There would be a lot of tips to give about what to see in Vermont unusual and special.
Try to think about the naturalistic paths, the historic small towns, the ancient colonial dwellings, the Inns where to stay and enjoy experiences of “other times” and also a series of activities and discoveries tied to one among the most spectacular and “cultured” states of the New England.
I want to recommend a short and charming itinerary in the southern Vermont, few kilometres far from the border with Massachusetts. It can be done also by day -if the time in your hands is short – leaving from the near Stockbridge, Pittsfield, Lenox and Williamstown, the heart of the wonderful region of the Berkshires.
An exciting journey discovering the ancient village of Old Bennington, its Covered Bridges, some of the places of the American Revolution, chasing the words and the brush-strokes of two great artists – the poet Robert Frost and the female painter Grandma Moses – who told wonderfully by their own way all the magic, the simplicity and the beauty of the most authentic New England.
Old Bennington – today little over a village linked to the more modern Bennington – had an important role already during the American Revolution, also known as Independence War, fought by the first 13 American colonies to free from the yoke of the British Empire at the end of the 1700s.
The small town was the theater of a bloody battle whose outcome – above all thanks to the sacrifice of the local regiment of the Green Mountain Boys – forced the English troops a retreat guarantying the freedom to the lands of the Southern Vermont and Western Massachusetts.
The Bennington Battle Monument – an obelisk 93 meters high located on the top of the village’s hill where it’s possible to go up and enjoy a wonderful 360° view of the neighboring hills – commemorates the famous battle and hides among the avenues at its feet some among the most beautiful examples of authentic eighteenth century Georgian and Federal style dwellings.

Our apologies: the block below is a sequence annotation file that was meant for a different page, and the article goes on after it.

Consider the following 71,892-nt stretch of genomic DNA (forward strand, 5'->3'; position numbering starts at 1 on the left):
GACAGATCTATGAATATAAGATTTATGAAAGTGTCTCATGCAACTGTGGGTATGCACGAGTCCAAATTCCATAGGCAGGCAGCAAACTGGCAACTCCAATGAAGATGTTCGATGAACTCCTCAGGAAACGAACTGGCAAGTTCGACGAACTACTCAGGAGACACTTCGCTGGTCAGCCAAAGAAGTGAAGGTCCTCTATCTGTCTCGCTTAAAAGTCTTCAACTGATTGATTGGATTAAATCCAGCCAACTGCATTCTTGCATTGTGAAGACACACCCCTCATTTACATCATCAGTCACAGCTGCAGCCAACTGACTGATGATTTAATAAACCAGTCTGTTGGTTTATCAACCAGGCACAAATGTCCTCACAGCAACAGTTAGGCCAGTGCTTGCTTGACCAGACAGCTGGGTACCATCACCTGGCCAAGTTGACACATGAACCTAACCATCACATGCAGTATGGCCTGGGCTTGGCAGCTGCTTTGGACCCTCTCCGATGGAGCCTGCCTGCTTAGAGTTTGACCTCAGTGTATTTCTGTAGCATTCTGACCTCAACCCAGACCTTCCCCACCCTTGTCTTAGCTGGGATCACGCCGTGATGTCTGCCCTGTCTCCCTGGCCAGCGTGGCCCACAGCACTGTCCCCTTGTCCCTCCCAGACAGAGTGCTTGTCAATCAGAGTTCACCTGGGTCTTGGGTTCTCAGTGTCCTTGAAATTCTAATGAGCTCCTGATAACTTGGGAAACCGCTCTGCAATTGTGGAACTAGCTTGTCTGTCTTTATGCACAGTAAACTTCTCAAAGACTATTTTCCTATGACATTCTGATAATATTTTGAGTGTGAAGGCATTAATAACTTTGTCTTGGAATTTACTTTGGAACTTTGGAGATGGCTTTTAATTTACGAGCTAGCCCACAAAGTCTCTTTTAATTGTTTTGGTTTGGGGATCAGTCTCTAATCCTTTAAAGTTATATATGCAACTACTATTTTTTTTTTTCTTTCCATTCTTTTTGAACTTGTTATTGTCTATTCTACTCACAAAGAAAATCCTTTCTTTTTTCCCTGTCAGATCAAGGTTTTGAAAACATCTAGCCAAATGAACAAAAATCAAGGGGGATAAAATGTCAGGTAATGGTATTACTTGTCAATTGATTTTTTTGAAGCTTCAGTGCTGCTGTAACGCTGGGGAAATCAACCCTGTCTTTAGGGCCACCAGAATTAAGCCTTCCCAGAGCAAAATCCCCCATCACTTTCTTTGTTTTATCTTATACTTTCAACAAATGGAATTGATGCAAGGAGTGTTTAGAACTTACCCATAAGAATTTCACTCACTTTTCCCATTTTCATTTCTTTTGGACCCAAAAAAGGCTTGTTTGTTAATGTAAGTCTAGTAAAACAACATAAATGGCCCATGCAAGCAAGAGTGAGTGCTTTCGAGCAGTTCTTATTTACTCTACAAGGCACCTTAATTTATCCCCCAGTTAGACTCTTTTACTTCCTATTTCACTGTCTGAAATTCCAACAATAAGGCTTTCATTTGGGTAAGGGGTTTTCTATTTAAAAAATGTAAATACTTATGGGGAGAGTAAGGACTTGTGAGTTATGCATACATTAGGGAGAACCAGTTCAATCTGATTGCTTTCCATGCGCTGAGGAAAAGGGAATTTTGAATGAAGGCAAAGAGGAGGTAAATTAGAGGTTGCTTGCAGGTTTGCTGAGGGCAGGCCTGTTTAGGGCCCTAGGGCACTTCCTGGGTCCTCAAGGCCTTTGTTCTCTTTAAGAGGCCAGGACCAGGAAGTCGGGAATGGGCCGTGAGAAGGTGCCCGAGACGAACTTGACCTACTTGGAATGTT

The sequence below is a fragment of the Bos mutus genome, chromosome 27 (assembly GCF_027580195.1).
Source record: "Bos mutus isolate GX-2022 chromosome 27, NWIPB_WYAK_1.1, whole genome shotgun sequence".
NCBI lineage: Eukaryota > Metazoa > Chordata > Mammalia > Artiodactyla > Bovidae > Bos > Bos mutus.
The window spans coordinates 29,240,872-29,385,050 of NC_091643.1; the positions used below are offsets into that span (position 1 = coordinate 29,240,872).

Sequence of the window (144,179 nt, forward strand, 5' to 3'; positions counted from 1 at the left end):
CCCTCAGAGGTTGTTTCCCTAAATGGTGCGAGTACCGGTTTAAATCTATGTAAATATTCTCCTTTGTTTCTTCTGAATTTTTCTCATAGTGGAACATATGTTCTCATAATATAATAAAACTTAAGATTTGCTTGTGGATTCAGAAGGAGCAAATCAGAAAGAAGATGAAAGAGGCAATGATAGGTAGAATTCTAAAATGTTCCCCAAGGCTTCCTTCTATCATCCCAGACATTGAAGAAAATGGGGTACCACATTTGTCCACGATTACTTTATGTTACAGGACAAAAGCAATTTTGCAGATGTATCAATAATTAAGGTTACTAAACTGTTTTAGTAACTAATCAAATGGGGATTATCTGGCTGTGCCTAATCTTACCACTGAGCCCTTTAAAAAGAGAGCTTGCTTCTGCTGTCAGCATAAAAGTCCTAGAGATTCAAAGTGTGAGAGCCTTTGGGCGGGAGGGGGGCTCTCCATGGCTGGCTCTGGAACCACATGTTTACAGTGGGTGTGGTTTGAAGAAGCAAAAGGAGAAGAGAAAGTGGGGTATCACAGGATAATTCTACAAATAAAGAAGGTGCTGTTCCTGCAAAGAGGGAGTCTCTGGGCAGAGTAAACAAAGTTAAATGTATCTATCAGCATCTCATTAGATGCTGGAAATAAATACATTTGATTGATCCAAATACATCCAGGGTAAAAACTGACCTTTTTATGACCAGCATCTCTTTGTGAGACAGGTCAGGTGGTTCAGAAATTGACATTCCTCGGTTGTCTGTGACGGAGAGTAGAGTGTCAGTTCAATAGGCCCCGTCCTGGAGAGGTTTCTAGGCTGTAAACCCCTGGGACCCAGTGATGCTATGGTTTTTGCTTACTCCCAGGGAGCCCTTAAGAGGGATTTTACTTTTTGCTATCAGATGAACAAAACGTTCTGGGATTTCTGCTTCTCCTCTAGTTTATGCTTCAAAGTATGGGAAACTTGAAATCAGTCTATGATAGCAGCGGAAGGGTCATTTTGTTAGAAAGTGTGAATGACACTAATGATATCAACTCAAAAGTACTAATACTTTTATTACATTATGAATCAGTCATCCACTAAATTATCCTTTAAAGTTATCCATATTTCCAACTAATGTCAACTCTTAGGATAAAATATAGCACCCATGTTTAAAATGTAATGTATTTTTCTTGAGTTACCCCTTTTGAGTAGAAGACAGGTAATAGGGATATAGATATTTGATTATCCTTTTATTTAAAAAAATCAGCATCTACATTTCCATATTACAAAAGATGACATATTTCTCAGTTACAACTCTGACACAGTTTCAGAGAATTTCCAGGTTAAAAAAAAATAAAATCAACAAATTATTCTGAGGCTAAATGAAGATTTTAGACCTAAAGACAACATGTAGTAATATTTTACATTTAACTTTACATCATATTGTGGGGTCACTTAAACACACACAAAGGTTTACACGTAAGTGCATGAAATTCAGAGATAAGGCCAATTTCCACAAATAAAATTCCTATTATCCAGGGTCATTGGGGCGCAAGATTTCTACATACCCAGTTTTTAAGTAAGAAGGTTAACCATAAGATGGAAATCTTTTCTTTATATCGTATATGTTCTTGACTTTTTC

Try to imagine the typical white wood mansions of the New England.
The patios decorated with flowers and season fruits and comfortable rockers.
And the lamps lighted at the windows “from sunset to dawn in order to always show the wayfarers the road to home”.
“Two roads diverged in a wood and I – I took the one less travelled by
and that has made all the difference.”
(Robert Frost – The Road Not Taken, 1916)
From Bennington Battle Monument, going through the wonderful Monument Ave, you reach the Old First Church, an amazing chapel dating back to the 1800s which hides on the slope of the hill on its back one among the most ancient cemeteries in Vermont.
Here, together with the valorous heroes of the American Revolution, lies the poet of America, the greatest American poet – very loved by John Fitzgerald Kennedy – winner of even 4 Pulitzer Prizes, Robert Lee Frost.
The poet of life and beauty inborn in every aspect of the nature, the narrator of the essence and the magic of the New England, beloved land where he chose to live and die.